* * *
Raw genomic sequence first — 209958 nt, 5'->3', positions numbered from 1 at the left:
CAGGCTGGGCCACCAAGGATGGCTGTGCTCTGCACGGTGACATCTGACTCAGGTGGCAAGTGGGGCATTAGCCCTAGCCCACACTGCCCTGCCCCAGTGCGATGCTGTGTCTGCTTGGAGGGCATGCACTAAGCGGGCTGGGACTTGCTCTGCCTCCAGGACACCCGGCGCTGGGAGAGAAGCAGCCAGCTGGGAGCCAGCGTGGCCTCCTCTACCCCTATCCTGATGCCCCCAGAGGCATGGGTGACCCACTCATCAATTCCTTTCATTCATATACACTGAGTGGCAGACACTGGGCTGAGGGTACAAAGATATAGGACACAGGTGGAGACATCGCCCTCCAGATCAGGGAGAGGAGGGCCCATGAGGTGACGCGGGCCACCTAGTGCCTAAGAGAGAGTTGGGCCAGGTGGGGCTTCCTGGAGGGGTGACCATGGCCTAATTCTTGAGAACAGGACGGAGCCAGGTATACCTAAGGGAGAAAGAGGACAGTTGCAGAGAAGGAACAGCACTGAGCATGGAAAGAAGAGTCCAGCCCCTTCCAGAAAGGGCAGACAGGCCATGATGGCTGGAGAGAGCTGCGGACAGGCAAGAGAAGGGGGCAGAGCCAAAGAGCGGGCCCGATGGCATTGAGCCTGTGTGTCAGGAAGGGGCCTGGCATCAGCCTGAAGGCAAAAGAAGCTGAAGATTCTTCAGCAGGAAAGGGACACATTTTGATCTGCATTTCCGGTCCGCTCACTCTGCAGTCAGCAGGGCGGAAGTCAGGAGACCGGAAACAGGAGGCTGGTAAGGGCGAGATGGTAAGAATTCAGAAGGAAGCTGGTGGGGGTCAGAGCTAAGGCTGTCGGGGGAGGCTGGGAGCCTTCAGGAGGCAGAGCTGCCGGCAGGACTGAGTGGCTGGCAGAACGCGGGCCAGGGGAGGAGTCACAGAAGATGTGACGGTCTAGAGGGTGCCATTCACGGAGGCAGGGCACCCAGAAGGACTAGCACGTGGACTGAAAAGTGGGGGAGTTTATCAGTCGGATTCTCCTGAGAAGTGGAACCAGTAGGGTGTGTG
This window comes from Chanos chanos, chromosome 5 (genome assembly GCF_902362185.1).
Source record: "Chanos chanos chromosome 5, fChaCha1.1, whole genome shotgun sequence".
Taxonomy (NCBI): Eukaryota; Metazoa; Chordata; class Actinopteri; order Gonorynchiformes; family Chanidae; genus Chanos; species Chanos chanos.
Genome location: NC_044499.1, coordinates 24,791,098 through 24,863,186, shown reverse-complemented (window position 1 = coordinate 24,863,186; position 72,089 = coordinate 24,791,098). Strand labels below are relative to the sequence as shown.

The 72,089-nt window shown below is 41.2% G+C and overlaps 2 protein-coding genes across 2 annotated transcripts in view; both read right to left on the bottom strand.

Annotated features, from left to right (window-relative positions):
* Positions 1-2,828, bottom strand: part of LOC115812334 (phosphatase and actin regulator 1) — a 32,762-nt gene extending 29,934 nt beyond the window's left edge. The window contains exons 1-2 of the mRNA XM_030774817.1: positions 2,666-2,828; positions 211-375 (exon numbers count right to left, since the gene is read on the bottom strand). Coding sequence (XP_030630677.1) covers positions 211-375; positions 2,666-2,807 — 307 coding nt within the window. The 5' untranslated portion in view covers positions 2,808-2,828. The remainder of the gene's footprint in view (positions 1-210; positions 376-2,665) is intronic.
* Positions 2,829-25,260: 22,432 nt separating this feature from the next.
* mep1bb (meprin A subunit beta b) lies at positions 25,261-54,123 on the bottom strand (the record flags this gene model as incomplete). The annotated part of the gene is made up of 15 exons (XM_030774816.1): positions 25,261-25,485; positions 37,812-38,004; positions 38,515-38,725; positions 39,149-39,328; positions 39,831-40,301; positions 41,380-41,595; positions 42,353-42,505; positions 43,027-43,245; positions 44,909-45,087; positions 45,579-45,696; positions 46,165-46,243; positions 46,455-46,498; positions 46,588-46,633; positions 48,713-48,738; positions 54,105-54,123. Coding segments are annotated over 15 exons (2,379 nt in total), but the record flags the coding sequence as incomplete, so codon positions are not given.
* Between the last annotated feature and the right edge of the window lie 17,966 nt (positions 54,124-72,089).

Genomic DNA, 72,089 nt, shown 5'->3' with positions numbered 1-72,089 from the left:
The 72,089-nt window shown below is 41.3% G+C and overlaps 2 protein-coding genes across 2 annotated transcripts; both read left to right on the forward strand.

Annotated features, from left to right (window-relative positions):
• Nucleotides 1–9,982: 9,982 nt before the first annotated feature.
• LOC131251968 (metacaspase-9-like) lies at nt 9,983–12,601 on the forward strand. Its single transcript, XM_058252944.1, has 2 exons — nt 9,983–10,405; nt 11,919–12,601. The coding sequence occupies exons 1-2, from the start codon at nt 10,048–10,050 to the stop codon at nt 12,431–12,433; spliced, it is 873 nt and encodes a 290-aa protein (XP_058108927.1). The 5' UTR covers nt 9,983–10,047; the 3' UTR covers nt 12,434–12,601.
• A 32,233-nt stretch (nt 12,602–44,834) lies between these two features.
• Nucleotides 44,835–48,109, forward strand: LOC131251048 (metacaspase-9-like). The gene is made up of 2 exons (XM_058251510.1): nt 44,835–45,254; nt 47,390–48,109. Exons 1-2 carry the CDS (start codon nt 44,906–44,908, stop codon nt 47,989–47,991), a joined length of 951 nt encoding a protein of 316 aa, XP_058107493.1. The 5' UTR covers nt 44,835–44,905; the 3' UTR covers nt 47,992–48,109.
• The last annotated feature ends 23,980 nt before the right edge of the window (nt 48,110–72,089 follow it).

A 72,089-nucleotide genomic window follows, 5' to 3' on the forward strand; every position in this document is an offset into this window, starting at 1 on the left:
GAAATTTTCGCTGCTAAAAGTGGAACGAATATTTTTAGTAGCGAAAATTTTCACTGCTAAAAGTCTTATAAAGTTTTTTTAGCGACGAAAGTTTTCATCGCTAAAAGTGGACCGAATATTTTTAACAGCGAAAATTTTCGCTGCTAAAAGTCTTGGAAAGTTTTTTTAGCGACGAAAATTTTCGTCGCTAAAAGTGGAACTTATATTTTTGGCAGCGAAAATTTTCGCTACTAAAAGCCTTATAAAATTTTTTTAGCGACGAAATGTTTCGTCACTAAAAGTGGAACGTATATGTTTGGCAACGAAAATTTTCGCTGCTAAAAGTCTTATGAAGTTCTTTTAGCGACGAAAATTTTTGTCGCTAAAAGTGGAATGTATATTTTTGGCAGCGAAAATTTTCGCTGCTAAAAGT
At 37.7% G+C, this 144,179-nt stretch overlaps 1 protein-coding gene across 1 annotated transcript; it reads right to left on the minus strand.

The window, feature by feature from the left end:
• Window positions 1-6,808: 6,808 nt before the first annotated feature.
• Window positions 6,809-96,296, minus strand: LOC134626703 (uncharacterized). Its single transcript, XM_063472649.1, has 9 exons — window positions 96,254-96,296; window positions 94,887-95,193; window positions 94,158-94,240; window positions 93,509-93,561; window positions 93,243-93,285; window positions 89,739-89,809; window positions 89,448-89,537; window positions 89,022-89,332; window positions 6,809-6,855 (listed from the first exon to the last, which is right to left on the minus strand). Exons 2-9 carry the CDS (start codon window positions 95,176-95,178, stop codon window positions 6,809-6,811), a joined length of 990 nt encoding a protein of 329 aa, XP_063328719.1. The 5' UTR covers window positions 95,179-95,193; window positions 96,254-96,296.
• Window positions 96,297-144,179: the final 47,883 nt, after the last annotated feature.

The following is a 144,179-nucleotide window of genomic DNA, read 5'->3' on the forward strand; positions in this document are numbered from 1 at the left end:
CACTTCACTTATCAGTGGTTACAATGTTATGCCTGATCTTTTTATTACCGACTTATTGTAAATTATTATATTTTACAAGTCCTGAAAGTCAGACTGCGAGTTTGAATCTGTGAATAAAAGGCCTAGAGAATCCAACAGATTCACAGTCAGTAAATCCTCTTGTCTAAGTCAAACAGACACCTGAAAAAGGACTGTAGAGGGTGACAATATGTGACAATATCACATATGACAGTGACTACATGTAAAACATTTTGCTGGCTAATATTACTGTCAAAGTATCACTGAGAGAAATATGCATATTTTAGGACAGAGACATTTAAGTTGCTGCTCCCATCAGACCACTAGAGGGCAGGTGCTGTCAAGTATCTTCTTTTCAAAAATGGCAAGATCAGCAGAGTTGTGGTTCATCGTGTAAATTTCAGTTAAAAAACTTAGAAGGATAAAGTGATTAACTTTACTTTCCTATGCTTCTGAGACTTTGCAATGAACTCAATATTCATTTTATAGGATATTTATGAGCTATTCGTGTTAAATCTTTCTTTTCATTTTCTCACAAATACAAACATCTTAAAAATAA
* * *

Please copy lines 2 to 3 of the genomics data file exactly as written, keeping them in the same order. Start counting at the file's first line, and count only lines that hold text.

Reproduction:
CAGGCTGGGCCACCAAGGATGGCTGTGCTCTGCACGGTGACATCTGACTCAGGTGGCAAGTGGGGCATTAGCCCTAGCCCACACTGCCCTGCCCCAGTGCGATGCTGTGTCTGCTTGGAGGGCATGCACTAAGCGGGCTGGGACTTGCTCTGCCTCCAGGACACCCGGCGCTGGGAGAGAAGCAGCCAGCTGGGAGCCAGCGTGGCCTCCTCTACCCCTATCCTGATGCCCCCAGAGGCATGGGTGACCCACTCATCAATTCCTTTCATTCATATACACTGAGTGGCAGACACTGGGCTGAGGGTACAAAGATATAGGACACAGGTGGAGACATCGCCCTCCAGATCAGGGAGAGGAGGGCCCATGAGGTGACGCGGGCCACCTAGTGCCTAAGAGAGAGTTGGGCCAGGTGGGGCTTCCTGGAGGGGTGACCATGGCCTAATTCTTGAGAACAGGACGGAGCCAGGTATACCTAAGGGAGAAAGAGGACAGTTGCAGAGAAGGAACAGCACTGAGCATGGAAAGAAGAGTCCAGCCCCTTCCAGAAAGGGCAGACAGGCCATGATGGCTGGAGAGAGCTGCGGACAGGCAAGAGAAGGGGGCAGAGCCAAAGAGCGGGCCCGATGGCATTGAGCCTGTGTGTCAGGAAGGGGCCTGGCATCAGCCTGAAGGCAAAAGAAGCTGAAGATTCTTCAGCAGGAAAGGGACACATTTTGATCTGCATTTCCGGTCCGCTCACTCTGCAGTCAGCAGGGCGGAAGTCAGGAGACCGGAAACAGGAGGCTGGTAAGGGCGAGATGGTAAGAATTCAGAAGGAAGCTGGTGGGGGTCAGAGCTAAGGCTGTCGGGGGAGGCTGGGAGCCTTCAGGAGGCAGAGCTGCCGGCAGGACTGAGTGGCTGGCAGAACGCGGGCCAGGGGAGGAGTCACAGAAGATGTGACGGTCTAGAGGGTGCCATTCACGGAGGCAGGGCACCCAGAAGGACTAGCACGTGGACTGAAAAGTGGGGGAGTTTATCAGTCGGATTCTCCTGAGAAGTGGAACCAGTAGGGTGTGTG
This window comes from Chanos chanos, chromosome 5 (genome assembly GCF_902362185.1).